"With what Coach Riley has done, I think he's going to have the opportunity to bring in a top-notch quarterback," Gundy said.

Big 12 morning links

February, 11, 2015
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Jon Stewart waited until after signing day to announce he's leaving, too...
  • Bob Stoops has yet another hire to make on his coaching staff. Defensive line coach Jerry Montgomery, who was recently promoted to co-defensive coordinator, is bolting for the Green Bay Packers. According to ESPN.com's Rob Demovsky. Montgomery likely will join the staff in a newly created position with the title of defensive assistant. This a major blow to the Sooners. Montgomery had been a bulldog on the recruiting trail, signing a trio of ESPN 300 defensive linemen just last week. With Montgomery's departure and the other coaching changes the Sooners have made, only offensive line coach Bill Bedenbaugh will be coaching the same exact position he did last season. It will be interesting to see how the Sooners perform in 2015 with so much turnover to the staff.
  • The legal battle between Oklahoma State and Texas offensive line coach Joe Wickline is about to get interesting. Oklahoma State notified Texas officials that it wants to take sworn statements from Longhorns coach Charlie Strong and offensive coordinator Shawn Watson about who is calling the plays at Texas. Remember, Oklahoma State is suing Wickline for breach of contract, claiming he made a lateral move to Texas and didn't take a promotion with "play-calling duties" as required in the contract. This will put Strong in a precarious position. He's already on record saying that Watson would be the "one final voice" in play calling.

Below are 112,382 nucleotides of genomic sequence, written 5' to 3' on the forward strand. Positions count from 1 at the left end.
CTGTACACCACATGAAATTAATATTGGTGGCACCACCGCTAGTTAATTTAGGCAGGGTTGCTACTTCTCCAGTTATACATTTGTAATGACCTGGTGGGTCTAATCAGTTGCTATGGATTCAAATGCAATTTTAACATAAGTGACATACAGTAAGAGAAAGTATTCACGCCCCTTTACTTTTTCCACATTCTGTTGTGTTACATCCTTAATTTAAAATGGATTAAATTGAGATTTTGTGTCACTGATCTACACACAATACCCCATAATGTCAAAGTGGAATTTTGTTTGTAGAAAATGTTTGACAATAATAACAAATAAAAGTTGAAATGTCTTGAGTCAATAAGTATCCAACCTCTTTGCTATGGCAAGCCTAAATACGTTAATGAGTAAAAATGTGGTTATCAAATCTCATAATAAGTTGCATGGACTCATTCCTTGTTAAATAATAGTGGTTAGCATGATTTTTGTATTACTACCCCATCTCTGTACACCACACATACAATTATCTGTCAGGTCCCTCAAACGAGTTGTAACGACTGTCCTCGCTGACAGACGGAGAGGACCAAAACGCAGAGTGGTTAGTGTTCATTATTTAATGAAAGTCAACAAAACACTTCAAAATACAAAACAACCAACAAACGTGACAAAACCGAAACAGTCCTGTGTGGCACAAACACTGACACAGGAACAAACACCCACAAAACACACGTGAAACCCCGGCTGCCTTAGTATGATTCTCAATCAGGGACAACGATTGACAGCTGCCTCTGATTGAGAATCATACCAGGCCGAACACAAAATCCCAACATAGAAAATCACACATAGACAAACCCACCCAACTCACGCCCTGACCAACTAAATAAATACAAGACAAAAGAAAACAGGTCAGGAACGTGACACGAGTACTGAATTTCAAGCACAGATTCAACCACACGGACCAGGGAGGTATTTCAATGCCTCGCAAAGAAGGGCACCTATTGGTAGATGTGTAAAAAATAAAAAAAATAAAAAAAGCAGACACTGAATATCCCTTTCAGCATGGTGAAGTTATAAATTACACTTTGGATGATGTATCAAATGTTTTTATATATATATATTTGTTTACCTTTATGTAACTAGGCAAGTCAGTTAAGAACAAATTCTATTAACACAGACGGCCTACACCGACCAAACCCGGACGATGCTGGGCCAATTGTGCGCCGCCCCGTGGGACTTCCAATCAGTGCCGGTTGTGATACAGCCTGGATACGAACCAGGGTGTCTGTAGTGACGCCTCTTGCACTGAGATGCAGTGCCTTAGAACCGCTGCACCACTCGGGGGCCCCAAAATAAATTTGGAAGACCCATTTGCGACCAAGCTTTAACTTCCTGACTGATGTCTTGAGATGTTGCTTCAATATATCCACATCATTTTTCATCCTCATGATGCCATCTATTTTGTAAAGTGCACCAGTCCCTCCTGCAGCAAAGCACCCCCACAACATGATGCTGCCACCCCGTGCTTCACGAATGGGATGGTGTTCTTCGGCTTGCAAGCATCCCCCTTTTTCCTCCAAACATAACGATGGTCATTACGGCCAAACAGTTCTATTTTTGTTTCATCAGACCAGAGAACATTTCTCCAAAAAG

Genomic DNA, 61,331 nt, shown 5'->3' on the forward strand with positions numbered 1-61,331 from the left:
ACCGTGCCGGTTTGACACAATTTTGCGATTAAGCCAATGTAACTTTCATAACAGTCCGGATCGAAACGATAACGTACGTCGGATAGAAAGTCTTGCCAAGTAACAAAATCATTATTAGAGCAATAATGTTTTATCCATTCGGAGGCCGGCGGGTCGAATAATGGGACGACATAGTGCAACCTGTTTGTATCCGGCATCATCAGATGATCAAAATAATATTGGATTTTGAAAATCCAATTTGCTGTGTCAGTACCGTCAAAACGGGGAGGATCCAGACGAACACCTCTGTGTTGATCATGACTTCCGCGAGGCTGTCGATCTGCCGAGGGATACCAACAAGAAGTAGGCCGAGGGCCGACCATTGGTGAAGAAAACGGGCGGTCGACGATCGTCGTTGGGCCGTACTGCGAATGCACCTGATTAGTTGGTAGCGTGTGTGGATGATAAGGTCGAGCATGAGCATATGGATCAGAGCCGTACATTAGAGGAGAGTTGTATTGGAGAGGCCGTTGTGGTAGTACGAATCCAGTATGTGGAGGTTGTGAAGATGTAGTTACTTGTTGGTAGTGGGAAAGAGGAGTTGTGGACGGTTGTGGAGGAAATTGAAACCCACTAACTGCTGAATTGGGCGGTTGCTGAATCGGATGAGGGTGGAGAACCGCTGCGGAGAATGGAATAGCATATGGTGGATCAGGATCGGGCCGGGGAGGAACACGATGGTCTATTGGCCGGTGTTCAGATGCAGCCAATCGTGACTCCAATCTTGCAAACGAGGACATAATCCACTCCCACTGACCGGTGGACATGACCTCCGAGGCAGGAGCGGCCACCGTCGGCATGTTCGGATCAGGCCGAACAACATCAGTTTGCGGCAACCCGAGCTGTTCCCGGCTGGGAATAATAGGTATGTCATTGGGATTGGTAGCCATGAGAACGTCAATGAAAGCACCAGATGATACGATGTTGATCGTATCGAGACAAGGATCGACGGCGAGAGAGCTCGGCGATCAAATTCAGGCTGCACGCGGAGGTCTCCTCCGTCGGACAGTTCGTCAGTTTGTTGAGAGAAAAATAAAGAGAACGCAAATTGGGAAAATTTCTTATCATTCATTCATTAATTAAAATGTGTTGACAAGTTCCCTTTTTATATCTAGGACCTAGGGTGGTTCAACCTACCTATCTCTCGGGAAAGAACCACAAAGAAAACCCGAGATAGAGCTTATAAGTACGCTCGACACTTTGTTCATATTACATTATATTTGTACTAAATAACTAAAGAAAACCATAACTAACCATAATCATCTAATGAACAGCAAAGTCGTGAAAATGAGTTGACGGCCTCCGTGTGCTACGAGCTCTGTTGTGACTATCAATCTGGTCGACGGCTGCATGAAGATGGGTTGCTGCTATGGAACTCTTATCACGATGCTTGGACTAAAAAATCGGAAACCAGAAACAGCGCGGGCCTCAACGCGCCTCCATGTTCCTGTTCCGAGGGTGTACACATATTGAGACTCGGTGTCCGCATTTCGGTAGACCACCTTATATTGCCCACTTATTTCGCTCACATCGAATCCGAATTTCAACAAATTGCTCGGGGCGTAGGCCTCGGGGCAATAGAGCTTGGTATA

• Baylor has gotten off to a strong start with its 2016 recruiting, but suffered a setback Tuesday as ESPN Junior 300 wideout Tren'Davian Dickson announced his decommitment via Twitter. Dickson is a talented prospect, but if the Bears could withstand a decommitment anywhere, it's at wide receiver where Baylor appears loaded for the next several years.
  • Texas Tech coach Kliff Kingsbury was in Amarillo this week to meet with local boosters. He also chatted with Lee Passmore of the Amarillo Globe-News. Though Tech has announced it will tailor its spring practices around Pat Mahomes' baseball schedule, Kingsbury stopped short with Passmore in naming Mahomes the starting QB over Davis Webb. “If a leader emerges during the spring we’ll name one starter," he told the Globe-News. "But if it goes through the summer sessions we’ll go with who comes out on top then, and that’s fine. They both bring some big things to the table athletically, even if they’re different from each other.” Despite a rocky sophomore season, I'm not ready to give up on Webb. But I would also be stunned if Mahomes weren't named the starter coming out of the spring.